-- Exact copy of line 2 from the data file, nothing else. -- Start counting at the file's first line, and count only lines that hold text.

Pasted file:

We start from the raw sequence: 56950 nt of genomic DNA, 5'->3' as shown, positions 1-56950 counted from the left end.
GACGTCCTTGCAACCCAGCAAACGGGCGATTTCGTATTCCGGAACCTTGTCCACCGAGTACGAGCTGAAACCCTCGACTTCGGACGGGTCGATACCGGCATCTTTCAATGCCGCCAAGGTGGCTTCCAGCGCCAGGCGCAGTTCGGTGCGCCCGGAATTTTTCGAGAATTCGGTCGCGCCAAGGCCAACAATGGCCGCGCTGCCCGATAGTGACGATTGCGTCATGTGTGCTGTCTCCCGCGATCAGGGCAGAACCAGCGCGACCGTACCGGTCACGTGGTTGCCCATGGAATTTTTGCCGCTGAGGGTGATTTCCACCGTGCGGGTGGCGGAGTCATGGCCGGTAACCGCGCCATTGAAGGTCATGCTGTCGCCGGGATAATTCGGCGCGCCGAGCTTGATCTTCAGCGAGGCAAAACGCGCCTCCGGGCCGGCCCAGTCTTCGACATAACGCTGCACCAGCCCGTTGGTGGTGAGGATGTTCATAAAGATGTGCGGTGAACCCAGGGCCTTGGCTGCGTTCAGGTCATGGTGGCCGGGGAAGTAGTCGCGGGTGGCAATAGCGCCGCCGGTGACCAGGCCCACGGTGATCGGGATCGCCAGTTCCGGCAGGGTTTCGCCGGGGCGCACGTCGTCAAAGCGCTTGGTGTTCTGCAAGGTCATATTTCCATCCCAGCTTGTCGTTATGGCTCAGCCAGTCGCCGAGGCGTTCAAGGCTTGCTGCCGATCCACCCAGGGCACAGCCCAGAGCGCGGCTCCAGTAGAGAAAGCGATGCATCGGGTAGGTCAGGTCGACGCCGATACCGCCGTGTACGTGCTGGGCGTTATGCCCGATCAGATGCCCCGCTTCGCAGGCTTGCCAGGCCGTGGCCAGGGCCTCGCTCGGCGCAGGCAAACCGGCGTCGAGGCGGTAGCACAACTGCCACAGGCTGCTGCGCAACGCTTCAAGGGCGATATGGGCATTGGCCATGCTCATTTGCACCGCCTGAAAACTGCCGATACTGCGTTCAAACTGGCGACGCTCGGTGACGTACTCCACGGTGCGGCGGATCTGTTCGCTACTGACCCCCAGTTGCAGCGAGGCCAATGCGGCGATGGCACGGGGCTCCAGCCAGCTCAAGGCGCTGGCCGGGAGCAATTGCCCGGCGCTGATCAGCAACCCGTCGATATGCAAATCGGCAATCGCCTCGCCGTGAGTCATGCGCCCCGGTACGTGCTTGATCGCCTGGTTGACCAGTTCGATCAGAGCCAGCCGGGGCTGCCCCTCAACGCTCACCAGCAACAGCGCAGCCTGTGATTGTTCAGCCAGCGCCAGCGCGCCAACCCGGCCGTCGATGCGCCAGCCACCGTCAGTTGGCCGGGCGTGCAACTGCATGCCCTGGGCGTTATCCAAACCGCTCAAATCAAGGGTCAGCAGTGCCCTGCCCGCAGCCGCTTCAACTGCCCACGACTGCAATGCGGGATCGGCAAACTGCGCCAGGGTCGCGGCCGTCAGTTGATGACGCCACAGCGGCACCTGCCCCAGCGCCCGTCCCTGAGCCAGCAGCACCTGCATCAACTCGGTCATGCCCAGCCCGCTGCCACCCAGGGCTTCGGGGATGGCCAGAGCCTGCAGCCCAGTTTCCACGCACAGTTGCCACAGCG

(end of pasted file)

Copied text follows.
GACGTCCTTGCAACCCAGCAAACGGGCGATTTCGTATTCCGGAACCTTGTCCACCGAGTACGAGCTGAAACCCTCGACTTCGGACGGGTCGATACCGGCATCTTTCAATGCCGCCAAGGTGGCTTCCAGCGCCAGGCGCAGTTCGGTGCGCCCGGAATTTTTCGAGAATTCGGTCGCGCCAAGGCCAACAATGGCCGCGCTGCCCGATAGTGACGATTGCGTCATGTGTGCTGTCTCCCGCGATCAGGGCAGAACCAGCGCGACCGTACCGGTCACGTGGTTGCCCATGGAATTTTTGCCGCTGAGGGTGATTTCCACCGTGCGGGTGGCGGAGTCATGGCCGGTAACCGCGCCATTGAAGGTCATGCTGTCGCCGGGATAATTCGGCGCGCCGAGCTTGATCTTCAGCGAGGCAAAACGCGCCTCCGGGCCGGCCCAGTCTTCGACATAACGCTGCACCAGCCCGTTGGTGGTGAGGATGTTCATAAAGATGTGCGGTGAACCCAGGGCCTTGGCTGCGTTCAGGTCATGGTGGCCGGGGAAGTAGTCGCGGGTGGCAATAGCGCCGCCGGTGACCAGGCCCACGGTGATCGGGATCGCCAGTTCCGGCAGGGTTTCGCCGGGGCGCACGTCGTCAAAGCGCTTGGTGTTCTGCAAGGTCATATTTCCATCCCAGCTTGTCGTTATGGCTCAGCCAGTCGCCGAGGCGTTCAAGGCTTGCTGCCGATCCACCCAGGGCACAGCCCAGAGCGCGGCTCCAGTAGAGAAAGCGATGCATCGGGTAGGTCAGGTCGACGCCGATACCGCCGTGTACGTGCTGGGCGTTATGCCCGATCAGATGCCCCGCTTCGCAGGCTTGCCAGGCCGTGGCCAGGGCCTCGCTCGGCGCAGGCAAACCGGCGTCGAGGCGGTAGCACAACTGCCACAGGCTGCTGCGCAACGCTTCAAGGGCGATATGGGCATTGGCCATGCTCATTTGCACCGCCTGAAAACTGCCGATACTGCGTTCAAACTGGCGACGCTCGGTGACGTACTCCACGGTGCGGCGGATCTGTTCGCTACTGACCCCCAGTTGCAGCGAGGCCAATGCGGCGATGGCACGGGGCTCCAGCCAGCTCAAGGCGCTGGCCGGGAGCAATTGCCCGGCGCTGATCAGCAACCCGTCGATATGCAAATCGGCAATCGCCTCGCCGTGAGTCATGCGCCCCGGTACGTGCTTGATCGCCTGGTTGACCAGTTCGATCAGAGCCAGCCGGGGCTGCCCCTCAACGCTCACCAGCAACAGCGCAGCCTGTGATTGTTCAGCCAGCGCCAGCGCGCCAACCCGGCCGTCGATGCGCCAGCCACCGTCAGTTGGCCGGGCGTGCAACTGCATGCCCTGGGCGTTATCCAAACCGCTCAAATCAAGGGTCAGCAGTGCCCTGCCCGCAGCCGCTTCAACTGCCCACGACTGCAATGCGGGATCGGCAAACTGCGCCAGGGTCGCGGCCGTCAGTTGATGACGCCACAGCGGCACCTGCCCCAGCGCCCGTCCCTGAGCCAGCAGCACCTGCATCAACTCGGTCATGCCCAGCCCGCTGCCACCCAGGGCTTCGGGGATGGCCAGAGCCTGCAGCCCAGTTTCCACGCACAGTTGCCACAGCG